Longtime residents have noticed a change to their sleepy neighborhood in recent months. “There seem to be more rental conversions, more young people, more take-out food being purchased, more people on line,” said lower Broadway resident Liz Berger. Most of the new residents are young professionals, she noted. Of the 12,012 new residential units occupied or under construction since 2000, 6,479 of them are in the Financial District/Seaport neighborhoods, according to a Community Board 1 report.

Berger moved to the neighborhood 22 years ago, enjoying the close proximity to the water and the “pioneer aspect” of being one of the few residents in the city’s financial center. “There’s a real sense of determination,” she said of her neighbors. Berger’s main concern with her Downtown neighborhood is retail. When the first Korean grocer opened in 1986, Berger was thrilled. “It was better than Bloomingdale’s,” she said. Aside from Zeytuna and Jubilee, two Downtown grocers, Berger relies on Fresh Direct, an on-line delivery grocer, and the Green Market at the World Trade Center. Even the recent growth, which Berger says has reached a “critical mass,” has not brought the much needed retail. “We have a few small local businesses that cater to local residents and families,” she said. “But we need more, we need a real sense of place.”

Berger is not alone in her concerns about retail growth. The general consensus among business leaders and residents alike is the neighborhood’s notable lack of amenities. With no full-sized grocery store in the neighborhood, and a shortage of restaurants and other retail shops that cater to a 24-hour community, the Financial District, unlike much of Manhattan, offers a dearth of weekend and evening-hour services to its residents.

“We have a lot of families who are down here and if we want to support retaining them, we need to make sure that there are the critically needed amenities they want,” said Julie Menin, founder and president of Wall Street Rising, a non-profit small business and residential advocacy group founded after 9/11. “We need more supermarkets, we need more restaurants, we need more stores,” she said.

Menin, also a Financial District resident, considers the neighborhood “a very nice place to raise a family,” but hopes to see, among other things, a Whole Foods-type grocery store move into the neighborhood. Retailers shy away from the Financial District, she said, because they worry, “there is not a critical mass on nights and on weekends.”

City Planning’s Chakrabarti agrees that retail development is critical to viable residential growth, but both types of development must be managed correctly in order to thrive. “You have to have a plan that encourages residential growth in the right areas,” he said. “Without the population, you are never going to get the retail.”

Retail breeds retail, if planned correctly, said Chakrabarti. “We’re really pushing for strong ground level retail that will have a spillover effect,” he said, citing plans for stores near the East River beneath the F.D.R. and at the new World Trade Center. “It’s important to think about activities clustered together.”

Retail vacancies are on the decline, according to retail real estate agent Faith Hope Consolo, Vice Chairman of Garrick-Aug Worldwide. Since the start of the year, the vacancy rate has dropped from 14 percent to 9.3 percent, she said. Last year, the vacancy rate was 17 percent. Aside from the slow weekend and evening traffic, the Financial District has its benefits for retailers: space averages at $75 per square foot, compared to an average of $125 per square foot in Midtown Ashe said.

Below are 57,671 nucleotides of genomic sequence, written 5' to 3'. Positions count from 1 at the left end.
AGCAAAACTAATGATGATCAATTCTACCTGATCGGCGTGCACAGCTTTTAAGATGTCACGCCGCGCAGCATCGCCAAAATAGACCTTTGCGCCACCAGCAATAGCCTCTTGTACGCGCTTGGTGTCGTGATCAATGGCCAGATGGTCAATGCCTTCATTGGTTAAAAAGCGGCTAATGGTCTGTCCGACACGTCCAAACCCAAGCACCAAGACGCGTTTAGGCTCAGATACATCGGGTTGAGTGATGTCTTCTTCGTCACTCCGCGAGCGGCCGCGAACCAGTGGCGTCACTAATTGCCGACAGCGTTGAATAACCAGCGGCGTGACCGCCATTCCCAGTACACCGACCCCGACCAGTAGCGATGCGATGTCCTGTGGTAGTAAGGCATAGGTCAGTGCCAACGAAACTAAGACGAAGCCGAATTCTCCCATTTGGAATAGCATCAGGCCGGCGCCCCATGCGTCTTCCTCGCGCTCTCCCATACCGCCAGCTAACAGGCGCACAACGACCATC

Chakrabarti is optimistic about the retail growth. “All the big retailers want to move down here,” he said. “It’s already started. It’s going to continue to grow.”

Some local business leaders worry that residential growth is moving too fast and could dilute the reputation of the neighborhood as the country’s financial epicenter. “What do people think of when they think of Lower Manhattan?” said Shirley Jaffe, vice president for economic development for the Downtown Alliance, the neighborhood’s Business Improvement District. “They think of Wall St. and they think it’s the financial center. The more you take away commercial buildings and you mix residential into the financial core, the more difficult it is to sustain that.”

Residential growth does not necessarily preclude commercial growth, said Chakrabarti. “The whole point of the residential development is actually to strengthen commercial development,” he said, citing Midtown as a balanced mixed-use neighborhood. Because Midtown has a large residential population, retail thrives on the nights and weekends, which is a boon for commercial businesses that enjoy the variety of services during business hours. “We think that residential development is going to strengthen the commercial core in creating a nicer area for workers,” he said. Fine dining restaurants, for example, that cater to business lunches will have a higher success rate if they can also serve an evening and weekend clientele.

The Alliance does not entirely oppose residential development in the neighborhood, said Jaffe, but the BID is wary of the trend. “We are concerned about what the impact will be on businesses and the infrastructure that has been built over the last hundred years that is geared towards a major financial center,” she said.

Looking back over the long history of the neighborhood — it is the first neighborhood in the city — Menin sees the residential boom as a return to the historic mixed-use neighborhood it originally was, opposed to a move away from it. “You had shopkeepers with small stores and above them more residential units,” she said of the original neighborhood. “The Financial District has such beautiful historic buildings, it’s such a wonderful area. It thrives on being mixed use.”